It still blows my mind to think of the journey and obstacles these fish endure after emerging in the gravel of their natal river, migrating out to the ocean, their journey around the Pacific Ocean, and then back to their home river or creek. Yet after everything that we (mankind) have thrown at them, some of them make it back. Each fish is just so damn unique too. And talk about a fish that keeps you learning something new every time you’re lucky enough to have an encounter with one. Never a dull moment when fishing for steelhead. Lately though, I’ve been enjoying watching other people, who don’t have the regular opportunities I have, catch steelhead and the pure adulation it brings to them.
Other hobbies or passions besides wild steelhead?
Wait, is this a trick question? I’m kidding. I absolutely do. I love fishing for all fish that swim in our Pacific Northwest waters, including sea-run cutthroat, salmon, bottomfish, and trout. My kids are getting into fishing a lot too, so we love the summertime when we can pack up the family, grab a fly rod or two, and go play and wet wade on an Olympic Peninsula or North Cascades creek. I love snorkeling our creeks in the late summer and fall too, and look forward to the day my kiddos can join me for that.
Tell us about your career before joining Wild Steelheaders.
Before coming to Trout Unlimited, I worked for American Rivers in the Puget Sound and Columbia River basins on protections for wild rivers, including Wild & Scenic designations, public land protections, and hydropower reform. I also spent 10 years in a volunteer role on the board of the Wild Steelhead Coalition, serving as president for seven of those years. Prior to American Rivers, I was on the communications and advocacy team for the Theodore Roosevelt Conservation Partnership. I’m excited and ready to bring my experience from the river and sportsmen conservation worlds to our wild steelhead efforts here at Trout Unlimited.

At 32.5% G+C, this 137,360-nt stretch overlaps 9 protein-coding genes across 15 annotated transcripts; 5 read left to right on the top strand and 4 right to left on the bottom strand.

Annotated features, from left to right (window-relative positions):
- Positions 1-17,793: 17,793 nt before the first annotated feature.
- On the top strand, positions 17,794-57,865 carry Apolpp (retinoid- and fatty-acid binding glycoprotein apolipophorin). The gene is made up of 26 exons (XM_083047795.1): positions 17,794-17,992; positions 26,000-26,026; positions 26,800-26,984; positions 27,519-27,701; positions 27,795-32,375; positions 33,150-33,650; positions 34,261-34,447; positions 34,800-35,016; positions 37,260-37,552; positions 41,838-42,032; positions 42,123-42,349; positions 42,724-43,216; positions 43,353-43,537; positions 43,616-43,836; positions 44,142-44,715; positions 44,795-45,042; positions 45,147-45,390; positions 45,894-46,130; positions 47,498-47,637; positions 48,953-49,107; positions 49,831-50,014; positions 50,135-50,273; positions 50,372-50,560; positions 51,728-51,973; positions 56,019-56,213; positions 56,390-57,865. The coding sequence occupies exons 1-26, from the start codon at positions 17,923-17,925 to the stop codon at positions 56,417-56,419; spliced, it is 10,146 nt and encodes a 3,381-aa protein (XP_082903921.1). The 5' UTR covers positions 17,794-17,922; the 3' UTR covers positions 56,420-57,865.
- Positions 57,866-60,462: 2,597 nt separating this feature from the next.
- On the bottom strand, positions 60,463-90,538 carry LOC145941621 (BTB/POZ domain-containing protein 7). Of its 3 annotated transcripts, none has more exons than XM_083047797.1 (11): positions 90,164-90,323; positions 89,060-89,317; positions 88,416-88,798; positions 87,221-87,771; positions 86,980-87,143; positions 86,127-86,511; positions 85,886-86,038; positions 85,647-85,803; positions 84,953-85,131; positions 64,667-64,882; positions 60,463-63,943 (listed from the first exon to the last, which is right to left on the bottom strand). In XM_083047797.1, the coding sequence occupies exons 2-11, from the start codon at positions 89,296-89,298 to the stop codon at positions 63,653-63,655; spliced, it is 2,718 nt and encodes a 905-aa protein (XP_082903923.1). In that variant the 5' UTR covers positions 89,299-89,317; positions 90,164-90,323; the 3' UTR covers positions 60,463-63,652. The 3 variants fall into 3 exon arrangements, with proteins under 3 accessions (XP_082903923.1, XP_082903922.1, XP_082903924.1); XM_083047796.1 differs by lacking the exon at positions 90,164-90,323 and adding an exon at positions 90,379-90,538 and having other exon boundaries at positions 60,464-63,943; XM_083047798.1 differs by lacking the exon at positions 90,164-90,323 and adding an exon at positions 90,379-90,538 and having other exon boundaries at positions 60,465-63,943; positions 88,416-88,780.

When you think of the future of wild steelhead, what gives you a sense of hope? What makes you concerned or worried?
Wild steelhead are diverse and resilient, and I know that if we give them a chance, they will recover. While there is no silver bullet to recover wild steelhead, there is a lot of silver buckshot, and if we learn to use the right mix and we work together toward our shared goals and values, I completely believe that we can return wild steelhead to fishable levels in rivers across the West Coast.
Anything else you want Wild Steelheaders United and Trout Unlimited readers to know?
As I mentioned before, I really don’t mind how you catch steelhead as long as your impacts to the fishery are limited (don’t be greedy), you take care of the fish you catch, and contribute something to this limited resource in terms of advocacy. I really believe that we can recover wild steelhead to fishable populations and keep our rivers open while we work toward collective goals, because without steelhead advocates on the rivers fishing for them, wild steelhead will have no friends. And we are all in this together: it doesn’t matter if you swing spoons or flies or fish under a float or an indicator, to recover, protect, and sustain wild steelhead, we must all find common ground upon which to stand and work together. It’s cliché, but still holds truth: united we stand and divided we fall.